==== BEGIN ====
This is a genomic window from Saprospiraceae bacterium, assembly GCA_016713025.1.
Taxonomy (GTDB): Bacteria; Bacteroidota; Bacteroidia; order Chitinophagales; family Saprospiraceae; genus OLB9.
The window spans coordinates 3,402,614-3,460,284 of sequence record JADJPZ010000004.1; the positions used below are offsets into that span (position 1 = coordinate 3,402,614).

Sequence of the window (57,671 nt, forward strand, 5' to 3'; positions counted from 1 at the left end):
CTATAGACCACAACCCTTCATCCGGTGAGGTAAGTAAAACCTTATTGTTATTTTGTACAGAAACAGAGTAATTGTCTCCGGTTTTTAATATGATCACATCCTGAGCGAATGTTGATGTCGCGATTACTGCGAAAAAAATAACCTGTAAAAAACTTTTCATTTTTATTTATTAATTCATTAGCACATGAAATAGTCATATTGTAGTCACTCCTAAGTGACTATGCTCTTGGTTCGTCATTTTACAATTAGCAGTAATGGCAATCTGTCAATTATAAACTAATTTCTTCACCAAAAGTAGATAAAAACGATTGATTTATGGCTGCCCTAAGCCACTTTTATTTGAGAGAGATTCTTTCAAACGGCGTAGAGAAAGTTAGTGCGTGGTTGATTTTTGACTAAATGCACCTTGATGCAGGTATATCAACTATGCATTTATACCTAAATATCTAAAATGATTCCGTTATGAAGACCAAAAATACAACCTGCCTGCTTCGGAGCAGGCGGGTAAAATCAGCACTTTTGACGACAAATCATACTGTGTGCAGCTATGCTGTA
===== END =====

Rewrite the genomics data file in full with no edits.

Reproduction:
This is a genomic window from Saprospiraceae bacterium, assembly GCA_016713025.1.
Taxonomy (GTDB): Bacteria; Bacteroidota; Bacteroidia; order Chitinophagales; family Saprospiraceae; genus OLB9.
The window spans coordinates 3,402,614-3,460,284 of sequence record JADJPZ010000004.1; the positions used below are offsets into that span (position 1 = coordinate 3,402,614).

Sequence of the window (57,671 nt, forward strand, 5' to 3'; positions counted from 1 at the left end):
CTATAGACCACAACCCTTCATCCGGTGAGGTAAGTAAAACCTTATTGTTATTTTGTACAGAAACAGAGTAATTGTCTCCGGTTTTTAATATGATCACATCCTGAGCGAATGTTGATGTCGCGATTACTGCGAAAAAAATAACCTGTAAAAAACTTTTCATTTTTATTTATTAATTCATTAGCACATGAAATAGTCATATTGTAGTCACTCCTAAGTGACTATGCTCTTGGTTCGTCATTTTACAATTAGCAGTAATGGCAATCTGTCAATTATAAACTAATTTCTTCACCAAAAGTAGATAAAAACGATTGATTTATGGCTGCCCTAAGCCACTTTTATTTGAGAGAGATTCTTTCAAACGGCGTAGAGAAAGTTAGTGCGTGGTTGATTTTTGACTAAATGCACCTTGATGCAGGTATATCAACTATGCATTTATACCTAAATATCTAAAATGATTCCGTTATGAAGACCAAAAATACAACCTGCCTGCTTCGGAGCAGGCGGGTAAAATCAGCACTTTTGACGACAAATCATACTGTGTGCAGCTATGCTGTA